Insightful piece about Scranton’s rampant abuse of property owners through warrantless fines and condemnation. It was written by NYU Journalist Grad Student Jane Yi Zhang.
Patricia Fowler was a Scranton, PA housing inspector for the city’s Department of Licensing, Inspections and Permits. Her job was to issue citations and condemnations to homes that violated local building codes, and was, by all accounts, exceedingly productive. Over a 10-year period, from 2005 to 2016, she condemned more than 250 homes, compared to some co-workers who averaged two homes per year.
If the number of condemnations and citations issued to homeowners were the criteria to assess a housing inspector’s performance, Fowler would have been the most qualified employee in the city. But it is not. As homeowners appealed, the court had overturned many of her citations because the alleged violations were not warranted. As a result of her aggressive approach, she and the city she served are facing three lawsuits from outraged property owners.
“The city is condemning too many properties,” said Wayne Evans, a Scranton city councilman and a realtor. “When you condemn a property, it’s like giving the building a death sentence.”
As a mean of fighting urban blight — a serious concern in a city that has seen better days — Scranton adopted in the past 10 years an aggressive approach to condemn and cite homes that have fallen into disrepair. This a long-standing financially distressed city has a housing capacity largely built before 1940 when the city had double of today’s population. The city has been on the path of losing its jobs and residents since the 1950s when the coal-mining industry gradually waned.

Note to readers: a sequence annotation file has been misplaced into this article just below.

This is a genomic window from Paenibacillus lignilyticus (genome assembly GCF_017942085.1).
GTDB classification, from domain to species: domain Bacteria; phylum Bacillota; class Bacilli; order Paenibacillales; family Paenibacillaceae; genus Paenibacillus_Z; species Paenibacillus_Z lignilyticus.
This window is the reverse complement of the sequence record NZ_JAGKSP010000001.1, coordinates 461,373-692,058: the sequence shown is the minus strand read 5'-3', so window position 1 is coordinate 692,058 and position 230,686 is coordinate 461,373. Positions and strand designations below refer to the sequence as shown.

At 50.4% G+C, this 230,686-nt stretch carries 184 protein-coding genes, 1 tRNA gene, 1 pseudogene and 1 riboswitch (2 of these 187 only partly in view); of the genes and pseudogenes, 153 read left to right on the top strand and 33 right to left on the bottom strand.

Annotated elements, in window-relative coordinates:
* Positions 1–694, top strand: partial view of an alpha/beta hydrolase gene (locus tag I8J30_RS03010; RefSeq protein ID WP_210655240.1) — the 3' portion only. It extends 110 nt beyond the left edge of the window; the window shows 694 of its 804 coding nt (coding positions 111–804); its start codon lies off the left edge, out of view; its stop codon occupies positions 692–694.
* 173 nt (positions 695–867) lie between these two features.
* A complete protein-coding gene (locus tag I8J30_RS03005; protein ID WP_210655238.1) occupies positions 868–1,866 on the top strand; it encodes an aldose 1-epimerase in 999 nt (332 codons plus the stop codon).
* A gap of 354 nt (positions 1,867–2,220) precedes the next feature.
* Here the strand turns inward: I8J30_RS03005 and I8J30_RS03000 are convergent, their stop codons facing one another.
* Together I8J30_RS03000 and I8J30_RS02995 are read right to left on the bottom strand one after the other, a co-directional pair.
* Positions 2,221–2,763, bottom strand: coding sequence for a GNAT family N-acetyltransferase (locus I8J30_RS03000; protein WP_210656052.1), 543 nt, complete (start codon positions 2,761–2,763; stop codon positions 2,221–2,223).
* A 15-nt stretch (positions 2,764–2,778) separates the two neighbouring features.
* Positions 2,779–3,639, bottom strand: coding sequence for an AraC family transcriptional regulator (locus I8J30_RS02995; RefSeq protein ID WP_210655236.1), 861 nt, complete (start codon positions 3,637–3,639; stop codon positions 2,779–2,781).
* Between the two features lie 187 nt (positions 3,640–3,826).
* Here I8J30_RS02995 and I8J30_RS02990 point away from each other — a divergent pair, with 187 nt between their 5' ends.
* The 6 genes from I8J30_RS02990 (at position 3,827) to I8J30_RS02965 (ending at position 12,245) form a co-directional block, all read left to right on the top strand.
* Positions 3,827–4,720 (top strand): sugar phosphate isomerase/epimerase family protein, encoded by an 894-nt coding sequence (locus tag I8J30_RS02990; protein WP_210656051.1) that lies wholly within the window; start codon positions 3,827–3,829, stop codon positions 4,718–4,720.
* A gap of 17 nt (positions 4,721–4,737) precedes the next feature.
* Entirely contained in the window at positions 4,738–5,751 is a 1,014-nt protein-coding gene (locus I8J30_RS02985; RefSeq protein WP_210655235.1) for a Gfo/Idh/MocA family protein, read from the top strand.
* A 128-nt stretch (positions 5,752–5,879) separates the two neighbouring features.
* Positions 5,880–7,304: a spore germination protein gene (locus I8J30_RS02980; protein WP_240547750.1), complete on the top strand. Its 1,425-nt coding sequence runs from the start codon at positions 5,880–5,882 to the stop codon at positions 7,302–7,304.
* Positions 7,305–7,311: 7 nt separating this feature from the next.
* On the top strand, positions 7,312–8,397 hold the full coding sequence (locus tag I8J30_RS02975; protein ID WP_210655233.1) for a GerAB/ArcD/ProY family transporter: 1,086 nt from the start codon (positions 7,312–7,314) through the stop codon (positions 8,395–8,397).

But this condemn-first-and-ask-questions-later approach has led to unintended consequences. Some are suing the city. Others have appealed their citations — often successfully. Others have given up and left town because of this. The outcome of combating blight generates more blight.
Fowler was also a product of these unintended consequences. She went on a ticketing spree, condemning and citing hundreds of properties. In one case she condemned a property for not being kept at a constant temperature in August. Another time she condemned a building because a gutter had fallen into the front yard.
“She condemned my property for one falling gutter?” said Aryabind Bipat, a former Scranton homeowner. “I couldn’t understand it.”
Bipat, 65, who now lives in New York City, used to own a two-unit property 723–725 W. Elm St. in Scranton. He bought it in 2009 as an investment, hoping he could profit from collecting rents. But it didn’t go well. Tired of dealing with tenants, Bipat emptied the house. He mulled either selling it or looking for an alternative way to manage the property. The city made the decision for him.
Rest of the article here: